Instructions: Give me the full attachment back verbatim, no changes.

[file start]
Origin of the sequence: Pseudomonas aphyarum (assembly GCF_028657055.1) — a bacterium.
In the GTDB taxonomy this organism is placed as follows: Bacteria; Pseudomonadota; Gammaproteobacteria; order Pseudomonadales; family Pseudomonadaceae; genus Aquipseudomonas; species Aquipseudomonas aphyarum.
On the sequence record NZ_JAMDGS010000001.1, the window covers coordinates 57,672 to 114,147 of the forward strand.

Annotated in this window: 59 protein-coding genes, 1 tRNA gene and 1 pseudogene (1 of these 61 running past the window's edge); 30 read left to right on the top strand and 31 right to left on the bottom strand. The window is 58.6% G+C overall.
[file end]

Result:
Origin of the sequence: Pseudomonas aphyarum (assembly GCF_028657055.1) — a bacterium.
In the GTDB taxonomy this organism is placed as follows: Bacteria; Pseudomonadota; Gammaproteobacteria; order Pseudomonadales; family Pseudomonadaceae; genus Aquipseudomonas; species Aquipseudomonas aphyarum.
On the sequence record NZ_JAMDGS010000001.1, the window covers coordinates 57,672 to 114,147 of the forward strand.

Annotated in this window: 59 protein-coding genes, 1 tRNA gene and 1 pseudogene (1 of these 61 running past the window's edge); 30 read left to right on the top strand and 31 right to left on the bottom strand. The window is 58.6% G+C overall.